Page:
Books read in January 2013

It’s 1/4 of the way through February and I haven’t written any of these reviews.  I’m going to do them now and I’m going to make them short.

White Teeth
Zadie Smith
Read for Kenton Book Group
Loved it!  Funny!  Really crappy ending, but the rest was so delightful Zadie Smith is forgiven.  Also funny in a way you can read it on the train without people looking at you like you are a crazy person. It is more of a “snort to yourself” rather than a “cackle out loud.”

Jodi Lynn Anderson
I got this because I loved the writing in the author’s Tiger Lily and I wanted to see if this had similar writing.  Alas it did not.  It was a solid good female friendship book, but not much else to write home about.

A New Dress A Day
Marisa Lynch
Interesting.  I think I will never do anything she does in this book, but I was curious to see how she transformed things.

Telegraph Ave
Michael Chabon
I don’t so much read novels by Michael Chabon as I immerse myself in words.  His novels are made up of a lot of words and this one is no different.  There were so many words, I couldn’t finish them all in a three-week period and had to return the book and request it again.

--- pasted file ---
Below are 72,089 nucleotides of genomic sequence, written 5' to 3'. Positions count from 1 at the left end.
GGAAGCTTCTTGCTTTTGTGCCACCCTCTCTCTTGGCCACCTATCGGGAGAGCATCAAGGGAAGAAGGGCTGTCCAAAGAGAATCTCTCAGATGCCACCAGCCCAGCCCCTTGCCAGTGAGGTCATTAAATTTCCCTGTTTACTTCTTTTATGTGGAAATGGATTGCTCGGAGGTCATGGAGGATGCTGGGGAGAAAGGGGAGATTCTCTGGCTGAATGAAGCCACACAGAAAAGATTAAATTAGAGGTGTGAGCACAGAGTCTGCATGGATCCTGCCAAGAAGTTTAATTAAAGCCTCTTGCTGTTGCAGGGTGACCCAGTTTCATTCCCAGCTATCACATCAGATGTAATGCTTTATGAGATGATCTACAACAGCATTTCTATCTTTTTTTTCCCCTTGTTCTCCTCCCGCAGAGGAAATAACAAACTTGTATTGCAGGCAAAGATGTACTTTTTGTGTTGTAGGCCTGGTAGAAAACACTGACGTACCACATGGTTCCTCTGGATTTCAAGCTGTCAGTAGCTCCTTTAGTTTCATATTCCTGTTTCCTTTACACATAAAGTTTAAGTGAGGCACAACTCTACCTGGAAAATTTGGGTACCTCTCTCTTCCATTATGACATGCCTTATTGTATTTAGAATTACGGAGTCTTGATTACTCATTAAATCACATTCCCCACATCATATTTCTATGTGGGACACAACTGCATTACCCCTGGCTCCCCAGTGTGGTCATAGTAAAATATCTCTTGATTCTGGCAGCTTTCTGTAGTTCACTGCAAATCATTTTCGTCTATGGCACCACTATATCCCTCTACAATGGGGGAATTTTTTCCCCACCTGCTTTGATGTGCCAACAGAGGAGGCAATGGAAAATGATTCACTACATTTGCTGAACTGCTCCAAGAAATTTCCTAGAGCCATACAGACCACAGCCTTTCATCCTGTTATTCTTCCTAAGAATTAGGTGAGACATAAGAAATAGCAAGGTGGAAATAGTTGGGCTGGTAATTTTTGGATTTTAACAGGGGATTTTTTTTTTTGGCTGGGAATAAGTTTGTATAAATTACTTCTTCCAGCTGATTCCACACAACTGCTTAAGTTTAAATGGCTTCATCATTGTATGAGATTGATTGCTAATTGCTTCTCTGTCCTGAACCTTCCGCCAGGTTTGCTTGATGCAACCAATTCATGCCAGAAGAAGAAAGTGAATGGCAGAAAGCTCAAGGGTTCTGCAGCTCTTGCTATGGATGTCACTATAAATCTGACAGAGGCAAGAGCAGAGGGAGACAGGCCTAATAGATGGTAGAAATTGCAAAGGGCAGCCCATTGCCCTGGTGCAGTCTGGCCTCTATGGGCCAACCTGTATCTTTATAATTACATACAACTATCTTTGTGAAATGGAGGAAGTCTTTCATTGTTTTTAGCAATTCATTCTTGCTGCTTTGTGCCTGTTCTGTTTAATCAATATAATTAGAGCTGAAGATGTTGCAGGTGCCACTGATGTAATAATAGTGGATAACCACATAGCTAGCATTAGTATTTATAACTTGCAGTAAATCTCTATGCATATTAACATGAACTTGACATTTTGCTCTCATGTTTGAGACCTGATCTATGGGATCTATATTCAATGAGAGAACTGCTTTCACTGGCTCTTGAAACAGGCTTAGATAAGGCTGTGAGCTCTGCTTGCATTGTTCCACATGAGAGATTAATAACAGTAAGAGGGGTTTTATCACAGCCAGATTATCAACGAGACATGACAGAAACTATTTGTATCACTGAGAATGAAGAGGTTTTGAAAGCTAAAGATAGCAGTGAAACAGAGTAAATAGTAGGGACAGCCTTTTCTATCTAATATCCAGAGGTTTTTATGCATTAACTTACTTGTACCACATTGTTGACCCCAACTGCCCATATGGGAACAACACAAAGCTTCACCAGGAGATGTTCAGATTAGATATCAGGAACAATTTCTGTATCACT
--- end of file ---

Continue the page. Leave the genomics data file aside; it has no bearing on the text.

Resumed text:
If you don’t mind immersing yourself in words, this book is a joy to read.  It’s full of interesting characters of many different generations, set in an interesting place and comes complete with an interesting plot.

Started and didn’t finish
Nothing Daunted
Dorothy Wickenden
I wanted to like this book, but the whole thing felt rather padded.  There were all sorts of digressions which were kind of interesting, but not really.  I probably would have eventually ambled to the end of the book, but it was called back to the library.

Mock Printz

I attended the Multnomah County Library’s Printz Workshop for the third year in a row.

Our job:  read 10 YA novels, get together and discuss and vote one novel the winner.  Above you see my top three choices.

We initially talked about the novels in small groups, voted and then gathered in a big group.  The results of our small group voting were:

The Fault in Our Stars  by John Green
Code Name Verity by Elizabeth Wein